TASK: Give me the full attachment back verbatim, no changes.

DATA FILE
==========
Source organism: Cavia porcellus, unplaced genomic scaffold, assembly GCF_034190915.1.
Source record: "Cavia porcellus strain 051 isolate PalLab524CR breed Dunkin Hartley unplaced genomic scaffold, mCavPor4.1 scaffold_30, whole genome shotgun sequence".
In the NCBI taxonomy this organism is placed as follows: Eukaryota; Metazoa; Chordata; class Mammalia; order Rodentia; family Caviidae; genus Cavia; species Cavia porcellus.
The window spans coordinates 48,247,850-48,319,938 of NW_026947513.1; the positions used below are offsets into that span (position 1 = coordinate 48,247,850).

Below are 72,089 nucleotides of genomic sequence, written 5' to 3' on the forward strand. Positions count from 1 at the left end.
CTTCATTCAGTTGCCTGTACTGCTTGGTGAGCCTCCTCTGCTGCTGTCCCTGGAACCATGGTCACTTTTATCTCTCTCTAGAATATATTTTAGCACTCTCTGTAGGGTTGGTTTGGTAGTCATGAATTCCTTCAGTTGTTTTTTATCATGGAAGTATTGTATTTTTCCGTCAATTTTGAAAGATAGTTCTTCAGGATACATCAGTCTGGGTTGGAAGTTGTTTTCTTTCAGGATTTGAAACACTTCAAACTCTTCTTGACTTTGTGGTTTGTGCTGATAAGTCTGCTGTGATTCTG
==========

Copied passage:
Source organism: Cavia porcellus, unplaced genomic scaffold, assembly GCF_034190915.1.
Source record: "Cavia porcellus strain 051 isolate PalLab524CR breed Dunkin Hartley unplaced genomic scaffold, mCavPor4.1 scaffold_30, whole genome shotgun sequence".
In the NCBI taxonomy this organism is placed as follows: Eukaryota; Metazoa; Chordata; class Mammalia; order Rodentia; family Caviidae; genus Cavia; species Cavia porcellus.
The window spans coordinates 48,247,850-48,319,938 of NW_026947513.1; the positions used below are offsets into that span (position 1 = coordinate 48,247,850).

Below are 72,089 nucleotides of genomic sequence, written 5' to 3' on the forward strand. Positions count from 1 at the left end.
CTTCATTCAGTTGCCTGTACTGCTTGGTGAGCCTCCTCTGCTGCTGTCCCTGGAACCATGGTCACTTTTATCTCTCTCTAGAATATATTTTAGCACTCTCTGTAGGGTTGGTTTGGTAGTCATGAATTCCTTCAGTTGTTTTTTATCATGGAAGTATTGTATTTTTCCGTCAATTTTGAAAGATAGTTCTTCAGGATACATCAGTCTGGGTTGGAAGTTGTTTTCTTTCAGGATTTGAAACACTTCAAACTCTTCTTGACTTTGTGGTTTGTGCTGATAAGTCTGCTGTGATTCTG